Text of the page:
We’ve been in mourning all week. I feel bad, because we probably killed him with his diet. Baby bunnies have notoriously sensitive stomachs, and the switch from wild farm life to captive greens diet probably pushed him to his end.

In fact, it was probably the carrots that did it. What terrible, terrible irony.

RIP, BENNY! We loved you, however briefly.

Benny the Bunny! March 2016 - April 2016

Benny the Bunny! March 2016 – April 2016.

Farewell, 2015!

Welp, it’s basically the end of the year. Are you all as curious/chagrined/baffled/excited as I am?

Looking back at my blog, all the way from its incipiency (looking at Phil) in 2012, I see that in December 2012 I wrote nothing about the year behind, or the year upcoming. At the end of 2013 I didn’t either, but at the beginning of 2014 I did write a small list of resolutions (which I can verify were ALL achieved…though I might have made them highly achievable on purpose). At the end of 2014 I wrote nothing, and also in early 2015 remained silent on the matter.

In summary, I’m basically saying “I never write about year end’s or resolutions, except for those couple of times I did”.

So what’s different about this year-end? Well, not much. I don’t feel particularly inclined to wax poetic about the challenges faced, the cherry-picked memories—both good and bad—that dapple my little fruit tree of life. I mean, I definitely could wax poetic. I’ll wax your poets as hard as the next girl, don’t get me wrong.

What’s different is that I want to make a little mention. Not a full blown “grab the wax and the sun screen because I’m gonna be waxing this poet until I get a sunburn”-style, but just, hold a little memorial.

I want to lay 2015 to rest; say a few words over its grave, if you will. Because a year so highly awesome and strange as this one deserves it.

(But, see? I think all my years are awesome and strange. So this has no bearing on previous years, and my lack of mentioning them. What I’m trying to get around saying is that I’m an erratic blogger and sometimes I just write these posts in my journal instead of online. Moving on.)

2015 was a baller year.

I got married to the most incredible, sweet, delightful, and loving man I could have hoped to meet. I moved back to the United States. I went to India. I published a story about my poop, and got paid for it. I rented my first house in my hometown. Jorge and I applied for his residency and hired a lawyer. I lived in Peru, and left it. I climbed Huayna Pichu, which finally laid to rest any residual qualms about my post-surgical recuperationI studied with two Ashtanga teachers, both of which impacted my personal practice in a huge way. I sat in ceremony again, under a different shaman. I paid for my wedding reception in mostly cash, but also slipped further into credit card debt. I came home in a very significant way that involved re-connecting with so many people, re-integrating in a serious, lovely, much-needed way.

Thinking about January 2015 feels like it was just a couple weeks ago. That’s frightening (though not uncommon); before we know it, we’ll be in this spot again, feeling like December 31st, 2015 wasn’t that long ago.

I don’t have a problem with waxing poetic about life; really, we all should do it more often. Though I bristle that it’s typically year-end’s that prompt the introspection (whereas I think it’s helpful to maintain this introspection throughout the year), I also recognize the beauty and ritual of our need to reflect at a designated mile-marker.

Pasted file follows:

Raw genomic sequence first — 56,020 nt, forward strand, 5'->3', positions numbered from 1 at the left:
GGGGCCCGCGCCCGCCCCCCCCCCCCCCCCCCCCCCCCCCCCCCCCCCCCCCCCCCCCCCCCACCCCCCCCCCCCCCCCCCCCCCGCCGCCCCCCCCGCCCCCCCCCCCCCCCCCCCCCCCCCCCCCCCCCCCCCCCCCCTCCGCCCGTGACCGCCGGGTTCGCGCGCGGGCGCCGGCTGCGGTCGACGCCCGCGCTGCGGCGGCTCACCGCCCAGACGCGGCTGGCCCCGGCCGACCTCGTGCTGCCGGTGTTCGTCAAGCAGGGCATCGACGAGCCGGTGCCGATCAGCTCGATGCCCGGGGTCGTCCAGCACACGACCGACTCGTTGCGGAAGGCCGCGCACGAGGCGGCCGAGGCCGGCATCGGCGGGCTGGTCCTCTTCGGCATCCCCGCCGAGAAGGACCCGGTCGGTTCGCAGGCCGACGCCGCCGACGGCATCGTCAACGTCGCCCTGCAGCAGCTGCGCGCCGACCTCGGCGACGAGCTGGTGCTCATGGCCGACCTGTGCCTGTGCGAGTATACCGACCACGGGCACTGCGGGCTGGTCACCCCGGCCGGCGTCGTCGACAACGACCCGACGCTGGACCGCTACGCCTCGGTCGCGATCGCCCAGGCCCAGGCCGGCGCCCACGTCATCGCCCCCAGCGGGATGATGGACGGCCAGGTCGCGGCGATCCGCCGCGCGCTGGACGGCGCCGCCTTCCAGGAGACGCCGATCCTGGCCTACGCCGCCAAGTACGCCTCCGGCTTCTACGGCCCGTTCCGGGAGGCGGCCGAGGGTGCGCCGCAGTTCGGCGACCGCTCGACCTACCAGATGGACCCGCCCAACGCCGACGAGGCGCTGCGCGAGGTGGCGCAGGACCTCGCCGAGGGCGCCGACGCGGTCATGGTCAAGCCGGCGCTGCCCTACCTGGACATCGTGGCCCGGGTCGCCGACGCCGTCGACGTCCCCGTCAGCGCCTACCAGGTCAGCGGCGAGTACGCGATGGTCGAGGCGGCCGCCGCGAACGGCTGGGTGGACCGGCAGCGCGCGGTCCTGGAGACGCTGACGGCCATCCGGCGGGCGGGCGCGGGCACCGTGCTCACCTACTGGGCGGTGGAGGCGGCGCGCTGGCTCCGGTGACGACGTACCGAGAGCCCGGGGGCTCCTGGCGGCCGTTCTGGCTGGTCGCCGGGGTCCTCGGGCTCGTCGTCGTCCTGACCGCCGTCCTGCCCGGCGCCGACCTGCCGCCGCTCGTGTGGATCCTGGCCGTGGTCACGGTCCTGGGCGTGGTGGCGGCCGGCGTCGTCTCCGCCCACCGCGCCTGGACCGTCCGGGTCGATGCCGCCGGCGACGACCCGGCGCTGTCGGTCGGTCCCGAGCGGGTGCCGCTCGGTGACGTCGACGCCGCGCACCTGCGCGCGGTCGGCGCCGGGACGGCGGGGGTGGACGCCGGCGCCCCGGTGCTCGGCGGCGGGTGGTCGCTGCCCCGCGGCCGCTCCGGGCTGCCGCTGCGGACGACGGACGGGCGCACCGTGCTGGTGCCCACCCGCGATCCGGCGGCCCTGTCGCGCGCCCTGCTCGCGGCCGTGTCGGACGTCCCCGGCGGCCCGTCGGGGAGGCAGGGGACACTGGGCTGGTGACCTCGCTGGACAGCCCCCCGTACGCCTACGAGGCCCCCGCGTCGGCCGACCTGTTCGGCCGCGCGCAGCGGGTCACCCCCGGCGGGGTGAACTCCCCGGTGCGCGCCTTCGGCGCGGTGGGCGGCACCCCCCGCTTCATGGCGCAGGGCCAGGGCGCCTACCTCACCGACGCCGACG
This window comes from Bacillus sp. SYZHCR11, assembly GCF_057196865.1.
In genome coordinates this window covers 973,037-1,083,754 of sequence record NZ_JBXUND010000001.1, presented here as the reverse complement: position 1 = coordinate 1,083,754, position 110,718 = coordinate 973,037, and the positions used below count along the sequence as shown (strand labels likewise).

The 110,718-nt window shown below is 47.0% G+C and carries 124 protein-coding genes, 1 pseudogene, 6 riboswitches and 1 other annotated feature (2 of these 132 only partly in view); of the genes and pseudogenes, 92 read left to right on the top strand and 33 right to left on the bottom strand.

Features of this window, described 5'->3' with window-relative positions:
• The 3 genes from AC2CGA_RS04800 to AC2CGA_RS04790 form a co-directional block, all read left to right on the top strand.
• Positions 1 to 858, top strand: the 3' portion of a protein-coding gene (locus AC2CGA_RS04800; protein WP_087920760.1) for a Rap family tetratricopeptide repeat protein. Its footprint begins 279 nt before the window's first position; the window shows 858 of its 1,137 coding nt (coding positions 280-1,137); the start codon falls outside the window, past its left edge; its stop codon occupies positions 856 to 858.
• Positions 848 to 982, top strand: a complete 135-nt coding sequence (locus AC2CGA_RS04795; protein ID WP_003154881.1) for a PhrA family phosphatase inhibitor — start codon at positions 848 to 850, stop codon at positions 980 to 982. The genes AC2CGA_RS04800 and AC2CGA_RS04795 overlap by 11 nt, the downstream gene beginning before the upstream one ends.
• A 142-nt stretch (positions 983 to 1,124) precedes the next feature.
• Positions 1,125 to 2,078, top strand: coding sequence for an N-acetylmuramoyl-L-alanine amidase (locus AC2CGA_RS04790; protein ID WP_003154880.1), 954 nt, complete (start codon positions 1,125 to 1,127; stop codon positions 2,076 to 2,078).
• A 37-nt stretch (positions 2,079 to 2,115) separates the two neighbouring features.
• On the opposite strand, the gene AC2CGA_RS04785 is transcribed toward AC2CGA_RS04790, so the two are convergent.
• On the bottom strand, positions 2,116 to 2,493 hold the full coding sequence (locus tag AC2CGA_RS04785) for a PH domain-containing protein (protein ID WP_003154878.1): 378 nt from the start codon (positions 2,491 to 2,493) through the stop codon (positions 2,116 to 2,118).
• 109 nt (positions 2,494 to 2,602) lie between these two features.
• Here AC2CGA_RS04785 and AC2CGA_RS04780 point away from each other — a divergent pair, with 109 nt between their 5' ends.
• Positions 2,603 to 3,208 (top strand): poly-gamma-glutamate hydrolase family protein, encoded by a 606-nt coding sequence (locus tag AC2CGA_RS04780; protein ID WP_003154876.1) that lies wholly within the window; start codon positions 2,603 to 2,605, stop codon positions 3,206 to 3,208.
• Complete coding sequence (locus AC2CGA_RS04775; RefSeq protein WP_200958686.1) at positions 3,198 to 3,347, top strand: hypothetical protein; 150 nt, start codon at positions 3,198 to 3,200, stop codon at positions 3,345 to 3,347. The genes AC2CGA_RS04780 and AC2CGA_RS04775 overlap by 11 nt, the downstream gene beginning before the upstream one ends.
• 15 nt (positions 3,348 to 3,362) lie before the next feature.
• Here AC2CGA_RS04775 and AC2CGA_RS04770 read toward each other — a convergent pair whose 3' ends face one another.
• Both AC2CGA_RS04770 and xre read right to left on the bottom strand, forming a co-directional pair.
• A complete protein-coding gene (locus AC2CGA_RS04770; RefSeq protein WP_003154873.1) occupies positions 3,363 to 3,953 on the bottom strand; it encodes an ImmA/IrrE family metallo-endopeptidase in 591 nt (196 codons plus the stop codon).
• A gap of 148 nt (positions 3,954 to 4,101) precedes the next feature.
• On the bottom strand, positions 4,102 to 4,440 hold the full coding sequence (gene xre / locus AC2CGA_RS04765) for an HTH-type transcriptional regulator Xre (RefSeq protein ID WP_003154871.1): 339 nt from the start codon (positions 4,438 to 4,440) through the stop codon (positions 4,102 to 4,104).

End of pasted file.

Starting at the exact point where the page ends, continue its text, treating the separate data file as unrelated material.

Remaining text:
Sometimes we get caught up. Or maybe we forget. Any reminder to pause and look back, and then also look ahead, is a welcome one.

I’m excited for 2016, as I have been for every other year. I expect the greatest, the best, the most meaningful, the most loving, the most challenging, the most trying experiences. And I expect I shall find all of them contained within the messy, sparkling, infuriating, perpetual yet fleeting gem that is the upcoming year.

How was 2015 for you guys? What stood out–and what didn’t? What do you hope for the next year? And what are some resolutions or intentions you have for 2016?

Who Wore It Better? A New Series!

Somewhere around the 1-year mark, Jorge’s and my wardrobe fused into one cohesive unit, likes bones healing from a break. Now that it’s awkwardly reconstituted into one weird, lumpy mass, I just can’t for the life of me recover some of the clothes he’s claimed as his own.

To be fair, we don’t usually share underwear or pants, and he’s only worn my leggings once, during an emergency bathroom run when an old roommate’s guests were around. We’ve all had crazy moments of desperation, OK?

But it’s gotten to a point where he has effectively subsumed a lot of my clothing into his own rotating rack–too much of my clothing, in fact.

(Author’s Note: I love the word subsume. Please try to use it today, if at all possible.)

I can’t quite cry foul play on this, though, because I wear a lot of his clothing. In fact, I wear his clothing daily. I think what the culprit must ultimately be is that we have the same taste of clothing. Like, he dresses as I would if I were a man, and I must dress how he would if he were a woman, though I feel bad for him because I literally have the most boring clothes and still only wear leggings.

You guys might think I’m joking, but I’m not. I dare anyone who knows me in real life to recall the last time I wore pants.

That’s right.

There we go. You can’t remember, can you? Thought not.

Anyway…being that the tectonic plate of my wardrobe has been effectively consumed by his own bigger, more aggressive tectonic plate (what?!), I am forced to take my case to the internet and pose my appeal to the world.

WHO WEARS IT BETTER BETWEEN US? There must be a victor, obviously. And occasionally, I will share with you all the evidence of our rampant clothing swapping so we can decide who it looks better on.

And unfortunately, or maybe inevitably, Jorge will probably win. I married this guy, I know how stinkin’ cute he is. And he just looks good in anything. So I’m already starting the race with a twisted ankle.

But all that my husband is prettier than I am whining aside…let’s see who wore it better this week!

Shannon in Puerto Varas, Chile

Here I am, crouching in the woods in southern Chile for no apparent reason, wearing the token green sweater! Jorge tries to claim it for his own, but I resist his advances.